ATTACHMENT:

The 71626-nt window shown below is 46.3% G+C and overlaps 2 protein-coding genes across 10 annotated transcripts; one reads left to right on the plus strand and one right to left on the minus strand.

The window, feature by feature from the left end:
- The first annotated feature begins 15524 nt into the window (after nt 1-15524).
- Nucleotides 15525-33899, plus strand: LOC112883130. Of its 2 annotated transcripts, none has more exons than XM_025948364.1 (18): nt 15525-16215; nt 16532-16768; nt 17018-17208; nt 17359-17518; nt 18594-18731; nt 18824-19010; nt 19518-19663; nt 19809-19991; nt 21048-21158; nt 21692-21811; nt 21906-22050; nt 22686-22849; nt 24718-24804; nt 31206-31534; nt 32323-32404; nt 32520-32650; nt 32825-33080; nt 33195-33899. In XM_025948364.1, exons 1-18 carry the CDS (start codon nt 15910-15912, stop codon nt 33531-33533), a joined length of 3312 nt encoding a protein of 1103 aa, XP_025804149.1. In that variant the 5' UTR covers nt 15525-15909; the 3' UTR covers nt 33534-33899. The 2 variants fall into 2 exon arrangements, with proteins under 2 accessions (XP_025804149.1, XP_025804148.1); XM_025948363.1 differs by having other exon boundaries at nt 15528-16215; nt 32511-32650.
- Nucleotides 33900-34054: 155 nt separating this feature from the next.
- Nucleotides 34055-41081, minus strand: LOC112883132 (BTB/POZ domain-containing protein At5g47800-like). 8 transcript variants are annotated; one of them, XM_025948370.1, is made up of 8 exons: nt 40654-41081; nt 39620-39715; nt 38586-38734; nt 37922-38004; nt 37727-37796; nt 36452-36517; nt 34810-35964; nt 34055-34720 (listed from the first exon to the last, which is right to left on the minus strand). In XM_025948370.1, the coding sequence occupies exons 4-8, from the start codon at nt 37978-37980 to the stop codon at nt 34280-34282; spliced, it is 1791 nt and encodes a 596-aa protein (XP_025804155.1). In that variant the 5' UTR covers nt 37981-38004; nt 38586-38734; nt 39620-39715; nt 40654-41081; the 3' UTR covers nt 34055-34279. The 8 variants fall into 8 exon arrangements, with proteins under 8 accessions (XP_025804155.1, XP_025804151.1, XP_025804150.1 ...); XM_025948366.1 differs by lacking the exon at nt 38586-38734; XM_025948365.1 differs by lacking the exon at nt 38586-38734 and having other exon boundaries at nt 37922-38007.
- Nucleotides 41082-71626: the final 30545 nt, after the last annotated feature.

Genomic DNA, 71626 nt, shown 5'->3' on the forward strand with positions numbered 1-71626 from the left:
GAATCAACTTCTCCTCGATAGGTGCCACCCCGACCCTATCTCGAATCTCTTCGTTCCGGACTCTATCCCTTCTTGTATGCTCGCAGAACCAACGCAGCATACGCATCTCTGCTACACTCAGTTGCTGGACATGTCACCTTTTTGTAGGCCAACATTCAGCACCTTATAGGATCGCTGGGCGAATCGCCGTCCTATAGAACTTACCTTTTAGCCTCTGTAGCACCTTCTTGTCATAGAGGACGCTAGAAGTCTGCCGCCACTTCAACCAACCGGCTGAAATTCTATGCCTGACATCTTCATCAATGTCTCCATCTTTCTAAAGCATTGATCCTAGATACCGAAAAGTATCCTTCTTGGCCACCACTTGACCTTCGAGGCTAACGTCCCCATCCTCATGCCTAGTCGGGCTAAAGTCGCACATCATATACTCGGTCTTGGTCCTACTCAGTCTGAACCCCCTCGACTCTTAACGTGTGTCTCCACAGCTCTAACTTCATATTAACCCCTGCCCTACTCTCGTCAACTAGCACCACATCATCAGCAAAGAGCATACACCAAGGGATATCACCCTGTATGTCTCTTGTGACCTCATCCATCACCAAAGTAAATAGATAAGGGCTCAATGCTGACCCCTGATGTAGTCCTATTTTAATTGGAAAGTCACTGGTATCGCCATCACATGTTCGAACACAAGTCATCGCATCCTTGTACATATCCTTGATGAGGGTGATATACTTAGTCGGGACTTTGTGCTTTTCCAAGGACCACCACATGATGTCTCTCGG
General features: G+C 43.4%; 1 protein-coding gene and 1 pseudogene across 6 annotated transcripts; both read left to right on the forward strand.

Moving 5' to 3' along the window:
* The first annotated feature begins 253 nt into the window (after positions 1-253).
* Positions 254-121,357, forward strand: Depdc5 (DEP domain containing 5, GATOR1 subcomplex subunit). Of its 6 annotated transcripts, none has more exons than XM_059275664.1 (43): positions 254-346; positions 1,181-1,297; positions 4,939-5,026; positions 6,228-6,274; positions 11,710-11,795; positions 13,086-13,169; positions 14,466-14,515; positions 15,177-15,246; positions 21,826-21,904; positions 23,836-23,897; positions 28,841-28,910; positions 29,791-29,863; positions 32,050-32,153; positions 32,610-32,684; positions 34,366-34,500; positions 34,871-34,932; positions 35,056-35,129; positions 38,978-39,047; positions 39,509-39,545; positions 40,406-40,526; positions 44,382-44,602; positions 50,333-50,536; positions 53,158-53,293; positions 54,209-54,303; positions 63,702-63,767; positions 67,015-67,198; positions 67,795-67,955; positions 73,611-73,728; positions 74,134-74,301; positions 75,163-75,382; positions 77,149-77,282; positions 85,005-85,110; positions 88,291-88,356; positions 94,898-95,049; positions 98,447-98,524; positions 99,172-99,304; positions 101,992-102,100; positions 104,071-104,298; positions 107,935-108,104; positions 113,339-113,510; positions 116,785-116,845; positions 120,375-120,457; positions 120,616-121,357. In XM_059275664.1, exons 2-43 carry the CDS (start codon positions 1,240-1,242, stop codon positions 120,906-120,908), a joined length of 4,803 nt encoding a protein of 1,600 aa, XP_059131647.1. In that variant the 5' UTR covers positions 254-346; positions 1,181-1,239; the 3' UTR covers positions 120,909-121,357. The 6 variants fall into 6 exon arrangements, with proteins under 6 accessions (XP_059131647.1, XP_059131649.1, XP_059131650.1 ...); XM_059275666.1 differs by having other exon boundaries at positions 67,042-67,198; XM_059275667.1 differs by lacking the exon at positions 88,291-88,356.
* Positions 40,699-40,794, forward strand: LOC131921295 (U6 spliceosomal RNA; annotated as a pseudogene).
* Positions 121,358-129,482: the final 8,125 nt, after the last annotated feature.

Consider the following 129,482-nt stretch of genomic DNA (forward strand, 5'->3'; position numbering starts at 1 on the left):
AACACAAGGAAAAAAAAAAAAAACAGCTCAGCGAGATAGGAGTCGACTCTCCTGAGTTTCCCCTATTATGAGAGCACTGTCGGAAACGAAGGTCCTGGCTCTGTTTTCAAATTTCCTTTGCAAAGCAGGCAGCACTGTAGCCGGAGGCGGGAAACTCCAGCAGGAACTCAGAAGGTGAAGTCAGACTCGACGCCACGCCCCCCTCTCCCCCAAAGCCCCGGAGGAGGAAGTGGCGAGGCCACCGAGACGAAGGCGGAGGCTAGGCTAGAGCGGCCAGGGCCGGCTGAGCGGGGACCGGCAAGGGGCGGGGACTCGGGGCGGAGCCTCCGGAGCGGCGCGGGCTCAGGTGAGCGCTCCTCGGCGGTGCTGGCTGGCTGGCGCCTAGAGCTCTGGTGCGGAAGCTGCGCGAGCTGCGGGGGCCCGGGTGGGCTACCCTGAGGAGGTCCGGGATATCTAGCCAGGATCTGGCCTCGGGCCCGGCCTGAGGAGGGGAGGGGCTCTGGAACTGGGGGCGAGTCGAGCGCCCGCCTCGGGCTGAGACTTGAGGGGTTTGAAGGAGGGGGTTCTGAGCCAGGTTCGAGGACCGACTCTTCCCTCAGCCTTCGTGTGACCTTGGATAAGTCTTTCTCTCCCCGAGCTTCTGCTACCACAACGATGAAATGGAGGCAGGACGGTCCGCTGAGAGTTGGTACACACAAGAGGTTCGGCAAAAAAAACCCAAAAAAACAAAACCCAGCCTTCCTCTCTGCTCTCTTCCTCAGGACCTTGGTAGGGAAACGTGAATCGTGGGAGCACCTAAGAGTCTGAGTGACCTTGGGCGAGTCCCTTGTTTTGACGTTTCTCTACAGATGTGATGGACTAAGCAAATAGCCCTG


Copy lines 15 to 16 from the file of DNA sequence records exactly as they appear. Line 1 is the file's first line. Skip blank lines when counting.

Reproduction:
* Positions 121,358-129,482: the final 8,125 nt, after the last annotated feature.

Consider the following 129,482-nt stretch of genomic DNA (forward strand, 5'->3'; position numbering starts at 1 on the left):